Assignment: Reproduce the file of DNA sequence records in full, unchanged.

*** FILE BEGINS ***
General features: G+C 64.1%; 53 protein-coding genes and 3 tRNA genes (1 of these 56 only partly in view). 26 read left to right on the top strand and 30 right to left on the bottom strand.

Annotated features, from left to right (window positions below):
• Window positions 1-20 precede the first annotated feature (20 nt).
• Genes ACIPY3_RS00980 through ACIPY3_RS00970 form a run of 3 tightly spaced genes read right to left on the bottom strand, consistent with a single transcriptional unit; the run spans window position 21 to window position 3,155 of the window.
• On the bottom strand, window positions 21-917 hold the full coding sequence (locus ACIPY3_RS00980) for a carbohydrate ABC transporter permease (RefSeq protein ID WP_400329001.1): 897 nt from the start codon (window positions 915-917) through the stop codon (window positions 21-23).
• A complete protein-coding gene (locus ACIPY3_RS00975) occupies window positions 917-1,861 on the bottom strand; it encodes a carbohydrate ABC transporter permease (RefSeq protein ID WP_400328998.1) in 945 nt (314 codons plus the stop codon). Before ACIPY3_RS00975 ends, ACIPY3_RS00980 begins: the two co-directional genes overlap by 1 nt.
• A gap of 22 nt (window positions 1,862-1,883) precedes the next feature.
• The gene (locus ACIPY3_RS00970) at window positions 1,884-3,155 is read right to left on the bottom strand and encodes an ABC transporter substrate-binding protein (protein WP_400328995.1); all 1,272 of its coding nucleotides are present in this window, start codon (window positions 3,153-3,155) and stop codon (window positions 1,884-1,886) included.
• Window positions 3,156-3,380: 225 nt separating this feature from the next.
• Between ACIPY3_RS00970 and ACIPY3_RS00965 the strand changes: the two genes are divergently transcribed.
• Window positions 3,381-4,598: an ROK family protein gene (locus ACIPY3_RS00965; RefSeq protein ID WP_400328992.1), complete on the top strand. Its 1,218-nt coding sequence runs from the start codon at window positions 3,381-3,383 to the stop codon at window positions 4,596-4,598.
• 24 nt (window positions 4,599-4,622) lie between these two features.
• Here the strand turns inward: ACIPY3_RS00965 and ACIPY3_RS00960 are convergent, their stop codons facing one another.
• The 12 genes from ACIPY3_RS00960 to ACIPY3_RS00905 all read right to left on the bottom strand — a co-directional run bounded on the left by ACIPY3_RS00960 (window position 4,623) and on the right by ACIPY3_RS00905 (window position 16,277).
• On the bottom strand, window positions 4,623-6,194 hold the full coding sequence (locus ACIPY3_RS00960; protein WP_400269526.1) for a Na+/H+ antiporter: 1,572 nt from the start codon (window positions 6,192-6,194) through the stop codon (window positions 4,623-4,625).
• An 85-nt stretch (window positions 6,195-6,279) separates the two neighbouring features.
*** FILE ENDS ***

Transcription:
General features: G+C 64.1%; 53 protein-coding genes and 3 tRNA genes (1 of these 56 only partly in view). 26 read left to right on the top strand and 30 right to left on the bottom strand.

Annotated features, from left to right (window positions below):
• Window positions 1-20 precede the first annotated feature (20 nt).
• Genes ACIPY3_RS00980 through ACIPY3_RS00970 form a run of 3 tightly spaced genes read right to left on the bottom strand, consistent with a single transcriptional unit; the run spans window position 21 to window position 3,155 of the window.
• On the bottom strand, window positions 21-917 hold the full coding sequence (locus ACIPY3_RS00980) for a carbohydrate ABC transporter permease (RefSeq protein ID WP_400329001.1): 897 nt from the start codon (window positions 915-917) through the stop codon (window positions 21-23).
• A complete protein-coding gene (locus ACIPY3_RS00975) occupies window positions 917-1,861 on the bottom strand; it encodes a carbohydrate ABC transporter permease (RefSeq protein ID WP_400328998.1) in 945 nt (314 codons plus the stop codon). Before ACIPY3_RS00975 ends, ACIPY3_RS00980 begins: the two co-directional genes overlap by 1 nt.
• A gap of 22 nt (window positions 1,862-1,883) precedes the next feature.
• The gene (locus ACIPY3_RS00970) at window positions 1,884-3,155 is read right to left on the bottom strand and encodes an ABC transporter substrate-binding protein (protein WP_400328995.1); all 1,272 of its coding nucleotides are present in this window, start codon (window positions 3,153-3,155) and stop codon (window positions 1,884-1,886) included.
• Window positions 3,156-3,380: 225 nt separating this feature from the next.
• Between ACIPY3_RS00970 and ACIPY3_RS00965 the strand changes: the two genes are divergently transcribed.
• Window positions 3,381-4,598: an ROK family protein gene (locus ACIPY3_RS00965; RefSeq protein ID WP_400328992.1), complete on the top strand. Its 1,218-nt coding sequence runs from the start codon at window positions 3,381-3,383 to the stop codon at window positions 4,596-4,598.
• 24 nt (window positions 4,599-4,622) lie between these two features.
• Here the strand turns inward: ACIPY3_RS00965 and ACIPY3_RS00960 are convergent, their stop codons facing one another.
• The 12 genes from ACIPY3_RS00960 to ACIPY3_RS00905 all read right to left on the bottom strand — a co-directional run bounded on the left by ACIPY3_RS00960 (window position 4,623) and on the right by ACIPY3_RS00905 (window position 16,277).
• On the bottom strand, window positions 4,623-6,194 hold the full coding sequence (locus ACIPY3_RS00960; protein WP_400269526.1) for a Na+/H+ antiporter: 1,572 nt from the start codon (window positions 6,192-6,194) through the stop codon (window positions 4,623-4,625).
• An 85-nt stretch (window positions 6,195-6,279) separates the two neighbouring features.